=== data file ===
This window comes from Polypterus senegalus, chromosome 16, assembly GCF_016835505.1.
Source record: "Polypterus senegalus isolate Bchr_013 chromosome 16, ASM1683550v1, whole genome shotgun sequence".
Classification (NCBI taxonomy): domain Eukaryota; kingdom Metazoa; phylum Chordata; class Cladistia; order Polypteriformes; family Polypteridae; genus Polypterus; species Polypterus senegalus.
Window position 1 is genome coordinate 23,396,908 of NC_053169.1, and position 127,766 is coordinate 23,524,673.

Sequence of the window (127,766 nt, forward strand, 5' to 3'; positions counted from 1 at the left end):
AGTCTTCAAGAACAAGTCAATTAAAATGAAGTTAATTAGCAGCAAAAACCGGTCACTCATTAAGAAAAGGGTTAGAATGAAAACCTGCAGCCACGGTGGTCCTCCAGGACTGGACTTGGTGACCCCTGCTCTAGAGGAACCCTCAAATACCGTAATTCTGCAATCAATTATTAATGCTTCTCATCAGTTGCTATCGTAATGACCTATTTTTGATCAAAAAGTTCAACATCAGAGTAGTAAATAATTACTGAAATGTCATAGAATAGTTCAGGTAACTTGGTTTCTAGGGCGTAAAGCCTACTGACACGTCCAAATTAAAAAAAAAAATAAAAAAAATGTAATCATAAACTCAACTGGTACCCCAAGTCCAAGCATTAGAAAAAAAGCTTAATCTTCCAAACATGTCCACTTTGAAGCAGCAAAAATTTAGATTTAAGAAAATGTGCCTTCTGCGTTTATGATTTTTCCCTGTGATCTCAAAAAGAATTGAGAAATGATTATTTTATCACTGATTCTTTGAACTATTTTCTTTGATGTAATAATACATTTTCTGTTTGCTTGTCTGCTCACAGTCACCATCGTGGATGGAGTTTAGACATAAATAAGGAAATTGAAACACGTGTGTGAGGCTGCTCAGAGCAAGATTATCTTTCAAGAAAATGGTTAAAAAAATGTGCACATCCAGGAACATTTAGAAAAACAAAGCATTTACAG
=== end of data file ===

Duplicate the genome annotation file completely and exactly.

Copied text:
This window comes from Polypterus senegalus, chromosome 16, assembly GCF_016835505.1.
Source record: "Polypterus senegalus isolate Bchr_013 chromosome 16, ASM1683550v1, whole genome shotgun sequence".
Classification (NCBI taxonomy): domain Eukaryota; kingdom Metazoa; phylum Chordata; class Cladistia; order Polypteriformes; family Polypteridae; genus Polypterus; species Polypterus senegalus.
Window position 1 is genome coordinate 23,396,908 of NC_053169.1, and position 127,766 is coordinate 23,524,673.

Sequence of the window (127,766 nt, forward strand, 5' to 3'; positions counted from 1 at the left end):
AGTCTTCAAGAACAAGTCAATTAAAATGAAGTTAATTAGCAGCAAAAACCGGTCACTCATTAAGAAAAGGGTTAGAATGAAAACCTGCAGCCACGGTGGTCCTCCAGGACTGGACTTGGTGACCCCTGCTCTAGAGGAACCCTCAAATACCGTAATTCTGCAATCAATTATTAATGCTTCTCATCAGTTGCTATCGTAATGACCTATTTTTGATCAAAAAGTTCAACATCAGAGTAGTAAATAATTACTGAAATGTCATAGAATAGTTCAGGTAACTTGGTTTCTAGGGCGTAAAGCCTACTGACACGTCCAAATTAAAAAAAAAAATAAAAAAAATGTAATCATAAACTCAACTGGTACCCCAAGTCCAAGCATTAGAAAAAAAGCTTAATCTTCCAAACATGTCCACTTTGAAGCAGCAAAAATTTAGATTTAAGAAAATGTGCCTTCTGCGTTTATGATTTTTCCCTGTGATCTCAAAAAGAATTGAGAAATGATTATTTTATCACTGATTCTTTGAACTATTTTCTTTGATGTAATAATACATTTTCTGTTTGCTTGTCTGCTCACAGTCACCATCGTGGATGGAGTTTAGACATAAATAAGGAAATTGAAACACGTGTGTGAGGCTGCTCAGAGCAAGATTATCTTTCAAGAAAATGGTTAAAAAAATGTGCACATCCAGGAACATTTAGAAAAACAAAGCATTTACAG